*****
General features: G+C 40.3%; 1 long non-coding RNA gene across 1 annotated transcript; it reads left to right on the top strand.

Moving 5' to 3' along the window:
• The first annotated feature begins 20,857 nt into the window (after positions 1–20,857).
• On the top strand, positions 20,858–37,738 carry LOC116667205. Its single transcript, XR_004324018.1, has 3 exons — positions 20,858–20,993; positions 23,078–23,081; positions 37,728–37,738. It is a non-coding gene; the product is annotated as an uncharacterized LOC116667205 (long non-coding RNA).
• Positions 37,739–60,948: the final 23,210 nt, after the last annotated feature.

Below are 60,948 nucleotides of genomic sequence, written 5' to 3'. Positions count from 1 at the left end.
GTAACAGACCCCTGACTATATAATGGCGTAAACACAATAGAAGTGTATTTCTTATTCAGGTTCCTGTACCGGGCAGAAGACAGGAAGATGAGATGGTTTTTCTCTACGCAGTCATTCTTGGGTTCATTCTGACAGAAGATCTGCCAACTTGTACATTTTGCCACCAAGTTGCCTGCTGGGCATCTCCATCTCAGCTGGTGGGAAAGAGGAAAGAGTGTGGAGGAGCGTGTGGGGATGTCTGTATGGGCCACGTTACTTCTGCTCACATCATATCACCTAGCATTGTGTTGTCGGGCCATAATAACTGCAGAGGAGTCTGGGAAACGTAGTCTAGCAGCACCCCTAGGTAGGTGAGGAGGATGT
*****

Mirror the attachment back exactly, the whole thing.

General features: G+C 40.3%; 1 long non-coding RNA gene across 1 annotated transcript; it reads left to right on the top strand.

Moving 5' to 3' along the window:
• The first annotated feature begins 20,857 nt into the window (after positions 1–20,857).
• On the top strand, positions 20,858–37,738 carry LOC116667205. Its single transcript, XR_004324018.1, has 3 exons — positions 20,858–20,993; positions 23,078–23,081; positions 37,728–37,738. It is a non-coding gene; the product is annotated as an uncharacterized LOC116667205 (long non-coding RNA).
• Positions 37,739–60,948: the final 23,210 nt, after the last annotated feature.

Below are 60,948 nucleotides of genomic sequence, written 5' to 3'. Positions count from 1 at the left end.
GTAACAGACCCCTGACTATATAATGGCGTAAACACAATAGAAGTGTATTTCTTATTCAGGTTCCTGTACCGGGCAGAAGACAGGAAGATGAGATGGTTTTTCTCTACGCAGTCATTCTTGGGTTCATTCTGACAGAAGATCTGCCAACTTGTACATTTTGCCACCAAGTTGCCTGCTGGGCATCTCCATCTCAGCTGGTGGGAAAGAGGAAAGAGTGTGGAGGAGCGTGTGGGGATGTCTGTATGGGCCACGTTACTTCTGCTCACATCATATCACCTAGCATTGTGTTGTCGGGCCATAATAACTGCAGAGGAGTCTGGGAAACGTAGTCTAGCAGCACCCCTAGGTAGGTGAGGAGGATGT